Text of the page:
Weird Things Cats Do & Why We Love Them
Most parents of cats agree that they adore their feline friends because of the weird things cats do. The unpredictability of funny cat behaviour livens up any household, but what you see as silly and entertaining is just them following their instincts. They tolerate and incorporate people into their daily routine, winning them over with one hilarious act after another.
Here are five unique, sometimes mystifying cat traits that make you head-over-heels in love:
One of the most common and distinctive catlike displays of affection is kneading. As soon as you climb into bed or curl up in your favorite chair, she shows up out of nowhere to massage you and/or the blankets for a self-therapy that creates the perfect snuggle spot. Nursing kittens knead to stimulate their mother's milk flow, but as Vetstreet points out, it's a trait she carries into adulthood "to show contentment, to calm herself when she's feeling anxious or to mark a person or object with her scent from the sweat glands in her paws." In your world, this can be one of the most charming things she'll do. In the cat world, kneading equals love.
There's a reason cat videos go viral on the Internet: Cats effortlessly leap and bound to great heights, and their sense of balance is unbelievable. There are even professional cat agility competitions to celebrate their willingness to jump through hoops (literally) or crawl through tunnels. It's important to recognize that you shouldn't entice her to perform tricks that could result in an injury because cats don't always land on their feet, contrary to popular belief. Nonetheless, you've got to admire their stealthy moves. Watching your furbaby chase a cat toy up and down the stairs, or pounce on a piece of cat food, gives you a front-row seat to your own acrobatic show!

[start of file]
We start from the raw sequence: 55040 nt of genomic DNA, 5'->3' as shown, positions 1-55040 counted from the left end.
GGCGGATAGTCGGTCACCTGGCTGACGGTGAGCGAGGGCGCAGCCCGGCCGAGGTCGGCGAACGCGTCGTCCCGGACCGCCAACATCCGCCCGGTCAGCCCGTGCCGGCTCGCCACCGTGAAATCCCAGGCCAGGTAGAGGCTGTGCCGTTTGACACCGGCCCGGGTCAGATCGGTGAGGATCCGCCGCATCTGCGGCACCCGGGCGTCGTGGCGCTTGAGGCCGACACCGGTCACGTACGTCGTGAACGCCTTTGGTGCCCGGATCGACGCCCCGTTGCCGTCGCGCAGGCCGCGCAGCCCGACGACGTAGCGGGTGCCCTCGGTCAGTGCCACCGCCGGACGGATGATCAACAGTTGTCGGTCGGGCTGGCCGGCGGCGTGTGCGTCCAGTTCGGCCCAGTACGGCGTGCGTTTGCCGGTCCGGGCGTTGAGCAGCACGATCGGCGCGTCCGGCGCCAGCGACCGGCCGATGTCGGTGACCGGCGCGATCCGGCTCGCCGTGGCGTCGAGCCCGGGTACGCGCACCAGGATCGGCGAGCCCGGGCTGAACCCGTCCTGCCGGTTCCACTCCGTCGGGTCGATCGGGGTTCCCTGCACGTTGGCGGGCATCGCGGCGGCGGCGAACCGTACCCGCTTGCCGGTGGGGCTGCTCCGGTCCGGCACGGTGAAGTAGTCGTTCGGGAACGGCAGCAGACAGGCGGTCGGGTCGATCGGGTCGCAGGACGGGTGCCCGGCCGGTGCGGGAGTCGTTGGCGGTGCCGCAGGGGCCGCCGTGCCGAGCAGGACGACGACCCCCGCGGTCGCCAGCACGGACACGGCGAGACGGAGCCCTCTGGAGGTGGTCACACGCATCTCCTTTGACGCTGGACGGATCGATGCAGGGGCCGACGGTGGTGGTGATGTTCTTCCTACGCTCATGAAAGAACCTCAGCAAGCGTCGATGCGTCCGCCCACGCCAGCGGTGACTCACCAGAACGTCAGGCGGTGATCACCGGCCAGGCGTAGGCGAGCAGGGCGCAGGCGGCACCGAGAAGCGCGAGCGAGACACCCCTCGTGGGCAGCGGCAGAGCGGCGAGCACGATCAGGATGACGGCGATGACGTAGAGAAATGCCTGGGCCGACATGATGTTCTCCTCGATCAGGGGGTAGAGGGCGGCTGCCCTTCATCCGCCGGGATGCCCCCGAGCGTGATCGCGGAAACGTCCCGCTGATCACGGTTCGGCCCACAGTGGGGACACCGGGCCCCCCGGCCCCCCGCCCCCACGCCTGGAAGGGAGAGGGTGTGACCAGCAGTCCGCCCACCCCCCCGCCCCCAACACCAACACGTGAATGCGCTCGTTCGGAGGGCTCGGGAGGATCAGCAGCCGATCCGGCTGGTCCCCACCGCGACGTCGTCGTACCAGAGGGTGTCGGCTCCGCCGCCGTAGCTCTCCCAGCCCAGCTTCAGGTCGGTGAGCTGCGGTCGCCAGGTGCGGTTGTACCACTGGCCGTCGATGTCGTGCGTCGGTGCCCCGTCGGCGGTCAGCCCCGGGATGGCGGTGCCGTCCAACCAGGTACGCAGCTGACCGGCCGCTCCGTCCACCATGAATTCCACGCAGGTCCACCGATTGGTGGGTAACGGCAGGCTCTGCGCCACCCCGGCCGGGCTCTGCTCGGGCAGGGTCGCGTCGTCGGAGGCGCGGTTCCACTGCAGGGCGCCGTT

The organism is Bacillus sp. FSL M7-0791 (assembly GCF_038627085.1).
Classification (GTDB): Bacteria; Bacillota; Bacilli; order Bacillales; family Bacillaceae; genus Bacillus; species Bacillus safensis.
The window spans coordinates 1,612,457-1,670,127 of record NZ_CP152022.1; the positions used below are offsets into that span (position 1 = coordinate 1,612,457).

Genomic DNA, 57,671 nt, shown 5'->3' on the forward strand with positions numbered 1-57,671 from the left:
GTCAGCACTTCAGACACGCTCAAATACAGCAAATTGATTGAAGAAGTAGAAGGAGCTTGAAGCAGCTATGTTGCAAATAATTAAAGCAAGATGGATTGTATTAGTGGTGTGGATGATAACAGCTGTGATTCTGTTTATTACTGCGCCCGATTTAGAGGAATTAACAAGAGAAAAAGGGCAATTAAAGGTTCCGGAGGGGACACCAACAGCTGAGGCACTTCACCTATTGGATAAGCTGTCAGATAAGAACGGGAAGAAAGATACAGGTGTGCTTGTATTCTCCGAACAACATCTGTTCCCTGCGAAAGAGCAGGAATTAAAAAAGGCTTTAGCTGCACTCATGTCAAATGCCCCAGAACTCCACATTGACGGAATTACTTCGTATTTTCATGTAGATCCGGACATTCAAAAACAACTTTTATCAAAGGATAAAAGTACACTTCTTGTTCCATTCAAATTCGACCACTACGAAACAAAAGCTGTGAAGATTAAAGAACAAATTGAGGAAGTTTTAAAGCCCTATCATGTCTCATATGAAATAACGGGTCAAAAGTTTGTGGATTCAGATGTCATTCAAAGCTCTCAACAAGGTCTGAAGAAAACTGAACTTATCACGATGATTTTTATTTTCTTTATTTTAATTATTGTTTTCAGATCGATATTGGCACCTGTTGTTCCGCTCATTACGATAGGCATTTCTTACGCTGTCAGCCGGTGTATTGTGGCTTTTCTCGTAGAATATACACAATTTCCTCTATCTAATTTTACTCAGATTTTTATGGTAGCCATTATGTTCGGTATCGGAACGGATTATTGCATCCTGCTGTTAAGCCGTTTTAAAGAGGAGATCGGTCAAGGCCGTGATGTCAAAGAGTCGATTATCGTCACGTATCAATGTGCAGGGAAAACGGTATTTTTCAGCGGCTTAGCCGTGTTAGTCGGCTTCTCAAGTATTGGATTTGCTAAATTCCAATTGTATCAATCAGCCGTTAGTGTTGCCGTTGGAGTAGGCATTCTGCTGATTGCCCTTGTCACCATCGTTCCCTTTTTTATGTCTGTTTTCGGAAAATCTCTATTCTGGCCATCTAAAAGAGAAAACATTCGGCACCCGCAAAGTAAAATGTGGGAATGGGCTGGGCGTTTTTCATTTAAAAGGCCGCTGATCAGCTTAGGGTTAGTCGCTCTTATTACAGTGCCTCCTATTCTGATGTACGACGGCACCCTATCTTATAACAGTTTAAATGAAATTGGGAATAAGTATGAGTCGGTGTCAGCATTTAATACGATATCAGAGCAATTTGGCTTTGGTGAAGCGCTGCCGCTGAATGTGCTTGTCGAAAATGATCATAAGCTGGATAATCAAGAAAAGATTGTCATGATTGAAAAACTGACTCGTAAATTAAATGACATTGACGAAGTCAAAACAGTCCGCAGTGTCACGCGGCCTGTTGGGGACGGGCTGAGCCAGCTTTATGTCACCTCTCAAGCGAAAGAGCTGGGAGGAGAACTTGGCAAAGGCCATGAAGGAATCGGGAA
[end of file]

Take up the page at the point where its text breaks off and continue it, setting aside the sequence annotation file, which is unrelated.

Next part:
3. Hiding in Small Spaces
Is there anything cuter than seeing a set of adorable beady eyes sticking out of a paper bag or curled up in a tiny cardboard box (that's three times too small for your cat)? Cats are notorious for seeking out small hiding places, and although this behaviour is super adorable, it also makes cats feel safer. They seek comfort, security, and warmth in spots that seem so odd to you: a shoe box or even the bathroom sink. This trait also ties in with their ability to sleep anywhere, at any time, which is why you shouldn't be surprised to find your feline friend curled up in a laundry basket or in an empty bookshelf. Just be careful, you might not always see her hiding somewhere so be sure you know where she is the next time you close your closet door.
4. Running from One End of the House to the Other
This is quite possibly the weirdest of the weird things cats do, and they do it a lot. If you've lived with a cat for any length of time–from one day to twenty years–you've seen this happen. She's just sitting there, quiet and unassuming, when suddenly she darts across the room at top speed to chase...well, nothing. Or what you think is nothing. Cats are incredibly tuned into their environment; they see and hear things people can't, like that dust bunny floating through the air thirty feet away. It freaks you out a bit to see your kitty sitting in a corner staring at something invisible, but rest assured she's probably got her eye on something important.
Spying is a unique and sometimes unnerving behaviour at which cats excel. If you've ever woken up in the middle of the night to find her staring at you, or think you're alone in the room and realize your "creepy" kitty is standing behind you, you know it's true. They want to keep an eye on you. Cats are valuable members of the Neighborhood Watch group. They'll stare out the window for hours, keeping tabs on the comings and goings of others. They've even been known to peek through blinds or open curtains to get a better look. And yes, the neighbors will think it's you spying on them, so you might as well just go with it.
These are just a few of the weird things cats do to bring love, fun, and comfort into your world!
Image sources: Flickr, Wikimedia Commons, Flickr